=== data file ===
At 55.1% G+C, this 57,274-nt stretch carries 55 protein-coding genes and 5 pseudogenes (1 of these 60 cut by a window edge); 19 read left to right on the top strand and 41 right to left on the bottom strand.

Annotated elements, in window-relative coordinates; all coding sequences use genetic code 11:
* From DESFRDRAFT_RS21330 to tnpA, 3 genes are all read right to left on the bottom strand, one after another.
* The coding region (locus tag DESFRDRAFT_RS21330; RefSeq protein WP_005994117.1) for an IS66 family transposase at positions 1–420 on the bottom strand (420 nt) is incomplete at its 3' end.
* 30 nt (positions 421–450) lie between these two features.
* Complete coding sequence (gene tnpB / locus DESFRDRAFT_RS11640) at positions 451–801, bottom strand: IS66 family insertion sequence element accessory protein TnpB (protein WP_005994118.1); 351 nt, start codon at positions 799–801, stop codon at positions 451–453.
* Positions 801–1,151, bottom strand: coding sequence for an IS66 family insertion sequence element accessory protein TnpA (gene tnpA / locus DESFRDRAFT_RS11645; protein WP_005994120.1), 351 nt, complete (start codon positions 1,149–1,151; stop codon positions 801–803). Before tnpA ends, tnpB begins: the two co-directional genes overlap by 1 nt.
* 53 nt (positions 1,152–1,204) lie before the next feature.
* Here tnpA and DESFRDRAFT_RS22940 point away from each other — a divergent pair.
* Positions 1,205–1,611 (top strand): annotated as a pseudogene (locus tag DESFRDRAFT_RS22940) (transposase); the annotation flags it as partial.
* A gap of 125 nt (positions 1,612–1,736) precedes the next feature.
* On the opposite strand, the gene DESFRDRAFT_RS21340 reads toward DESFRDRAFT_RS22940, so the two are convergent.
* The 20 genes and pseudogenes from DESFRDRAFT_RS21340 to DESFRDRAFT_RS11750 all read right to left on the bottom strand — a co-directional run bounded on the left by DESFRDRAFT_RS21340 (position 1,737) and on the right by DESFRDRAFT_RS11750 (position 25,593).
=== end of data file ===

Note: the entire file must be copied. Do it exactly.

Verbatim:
At 55.1% G+C, this 57,274-nt stretch carries 55 protein-coding genes and 5 pseudogenes (1 of these 60 cut by a window edge); 19 read left to right on the top strand and 41 right to left on the bottom strand.

Annotated elements, in window-relative coordinates; all coding sequences use genetic code 11:
* From DESFRDRAFT_RS21330 to tnpA, 3 genes are all read right to left on the bottom strand, one after another.
* The coding region (locus tag DESFRDRAFT_RS21330; RefSeq protein WP_005994117.1) for an IS66 family transposase at positions 1–420 on the bottom strand (420 nt) is incomplete at its 3' end.
* 30 nt (positions 421–450) lie between these two features.
* Complete coding sequence (gene tnpB / locus DESFRDRAFT_RS11640) at positions 451–801, bottom strand: IS66 family insertion sequence element accessory protein TnpB (protein WP_005994118.1); 351 nt, start codon at positions 799–801, stop codon at positions 451–453.
* Positions 801–1,151, bottom strand: coding sequence for an IS66 family insertion sequence element accessory protein TnpA (gene tnpA / locus DESFRDRAFT_RS11645; protein WP_005994120.1), 351 nt, complete (start codon positions 1,149–1,151; stop codon positions 801–803). Before tnpA ends, tnpB begins: the two co-directional genes overlap by 1 nt.
* 53 nt (positions 1,152–1,204) lie before the next feature.
* Here tnpA and DESFRDRAFT_RS22940 point away from each other — a divergent pair.
* Positions 1,205–1,611 (top strand): annotated as a pseudogene (locus tag DESFRDRAFT_RS22940) (transposase); the annotation flags it as partial.
* A gap of 125 nt (positions 1,612–1,736) precedes the next feature.
* On the opposite strand, the gene DESFRDRAFT_RS21340 reads toward DESFRDRAFT_RS22940, so the two are convergent.
* The 20 genes and pseudogenes from DESFRDRAFT_RS21340 to DESFRDRAFT_RS11750 all read right to left on the bottom strand — a co-directional run bounded on the left by DESFRDRAFT_RS21340 (position 1,737) and on the right by DESFRDRAFT_RS11750 (position 25,593).